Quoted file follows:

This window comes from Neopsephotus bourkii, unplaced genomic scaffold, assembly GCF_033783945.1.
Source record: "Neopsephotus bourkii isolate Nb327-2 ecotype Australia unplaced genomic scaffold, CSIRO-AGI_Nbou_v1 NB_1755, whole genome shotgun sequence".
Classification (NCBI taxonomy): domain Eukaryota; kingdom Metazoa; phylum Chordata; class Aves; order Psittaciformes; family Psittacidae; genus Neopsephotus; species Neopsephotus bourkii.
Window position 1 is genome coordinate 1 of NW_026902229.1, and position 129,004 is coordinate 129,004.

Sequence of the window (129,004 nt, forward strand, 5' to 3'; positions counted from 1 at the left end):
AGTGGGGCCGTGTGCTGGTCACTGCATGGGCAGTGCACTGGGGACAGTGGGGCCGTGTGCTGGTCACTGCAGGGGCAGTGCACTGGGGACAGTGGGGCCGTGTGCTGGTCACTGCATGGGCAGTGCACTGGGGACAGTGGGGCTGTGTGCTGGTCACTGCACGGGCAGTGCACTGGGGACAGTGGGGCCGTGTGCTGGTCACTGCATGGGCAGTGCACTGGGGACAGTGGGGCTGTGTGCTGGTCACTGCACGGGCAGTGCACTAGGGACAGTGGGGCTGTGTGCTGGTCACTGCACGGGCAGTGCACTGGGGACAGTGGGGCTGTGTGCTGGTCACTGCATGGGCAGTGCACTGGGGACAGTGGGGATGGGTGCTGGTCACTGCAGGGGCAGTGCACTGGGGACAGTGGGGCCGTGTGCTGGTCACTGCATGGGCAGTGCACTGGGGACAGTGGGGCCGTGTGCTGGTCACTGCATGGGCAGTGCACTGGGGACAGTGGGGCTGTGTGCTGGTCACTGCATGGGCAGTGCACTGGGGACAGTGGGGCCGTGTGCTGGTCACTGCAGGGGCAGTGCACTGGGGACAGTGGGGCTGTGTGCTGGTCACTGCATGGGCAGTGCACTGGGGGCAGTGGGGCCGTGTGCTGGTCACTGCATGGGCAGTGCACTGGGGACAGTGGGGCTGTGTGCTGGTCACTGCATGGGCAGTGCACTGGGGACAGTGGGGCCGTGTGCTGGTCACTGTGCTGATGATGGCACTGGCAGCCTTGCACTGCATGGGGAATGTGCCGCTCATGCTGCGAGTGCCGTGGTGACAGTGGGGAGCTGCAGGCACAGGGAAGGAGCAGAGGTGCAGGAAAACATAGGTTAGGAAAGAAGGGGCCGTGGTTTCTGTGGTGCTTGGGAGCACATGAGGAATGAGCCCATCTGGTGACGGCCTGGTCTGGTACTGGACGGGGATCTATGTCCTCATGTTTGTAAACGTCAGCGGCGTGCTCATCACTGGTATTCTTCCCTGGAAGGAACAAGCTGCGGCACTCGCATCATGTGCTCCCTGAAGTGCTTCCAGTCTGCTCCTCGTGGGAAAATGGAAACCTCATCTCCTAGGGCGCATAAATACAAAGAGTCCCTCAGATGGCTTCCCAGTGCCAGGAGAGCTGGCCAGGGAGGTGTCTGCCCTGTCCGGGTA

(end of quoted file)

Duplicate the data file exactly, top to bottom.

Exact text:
This window comes from Neopsephotus bourkii, unplaced genomic scaffold, assembly GCF_033783945.1.
Source record: "Neopsephotus bourkii isolate Nb327-2 ecotype Australia unplaced genomic scaffold, CSIRO-AGI_Nbou_v1 NB_1755, whole genome shotgun sequence".
Classification (NCBI taxonomy): domain Eukaryota; kingdom Metazoa; phylum Chordata; class Aves; order Psittaciformes; family Psittacidae; genus Neopsephotus; species Neopsephotus bourkii.
Window position 1 is genome coordinate 1 of NW_026902229.1, and position 129,004 is coordinate 129,004.

Sequence of the window (129,004 nt, forward strand, 5' to 3'; positions counted from 1 at the left end):
AGTGGGGCCGTGTGCTGGTCACTGCATGGGCAGTGCACTGGGGACAGTGGGGCCGTGTGCTGGTCACTGCAGGGGCAGTGCACTGGGGACAGTGGGGCCGTGTGCTGGTCACTGCATGGGCAGTGCACTGGGGACAGTGGGGCTGTGTGCTGGTCACTGCACGGGCAGTGCACTGGGGACAGTGGGGCCGTGTGCTGGTCACTGCATGGGCAGTGCACTGGGGACAGTGGGGCTGTGTGCTGGTCACTGCACGGGCAGTGCACTAGGGACAGTGGGGCTGTGTGCTGGTCACTGCACGGGCAGTGCACTGGGGACAGTGGGGCTGTGTGCTGGTCACTGCATGGGCAGTGCACTGGGGACAGTGGGGATGGGTGCTGGTCACTGCAGGGGCAGTGCACTGGGGACAGTGGGGCCGTGTGCTGGTCACTGCATGGGCAGTGCACTGGGGACAGTGGGGCCGTGTGCTGGTCACTGCATGGGCAGTGCACTGGGGACAGTGGGGCTGTGTGCTGGTCACTGCATGGGCAGTGCACTGGGGACAGTGGGGCCGTGTGCTGGTCACTGCAGGGGCAGTGCACTGGGGACAGTGGGGCTGTGTGCTGGTCACTGCATGGGCAGTGCACTGGGGGCAGTGGGGCCGTGTGCTGGTCACTGCATGGGCAGTGCACTGGGGACAGTGGGGCTGTGTGCTGGTCACTGCATGGGCAGTGCACTGGGGACAGTGGGGCCGTGTGCTGGTCACTGTGCTGATGATGGCACTGGCAGCCTTGCACTGCATGGGGAATGTGCCGCTCATGCTGCGAGTGCCGTGGTGACAGTGGGGAGCTGCAGGCACAGGGAAGGAGCAGAGGTGCAGGAAAACATAGGTTAGGAAAGAAGGGGCCGTGGTTTCTGTGGTGCTTGGGAGCACATGAGGAATGAGCCCATCTGGTGACGGCCTGGTCTGGTACTGGACGGGGATCTATGTCCTCATGTTTGTAAACGTCAGCGGCGTGCTCATCACTGGTATTCTTCCCTGGAAGGAACAAGCTGCGGCACTCGCATCATGTGCTCCCTGAAGTGCTTCCAGTCTGCTCCTCGTGGGAAAATGGAAACCTCATCTCCTAGGGCGCATAAATACAAAGAGTCCCTCAGATGGCTTCCCAGTGCCAGGAGAGCTGGCCAGGGAGGTGTCTGCCCTGTCCGGGTA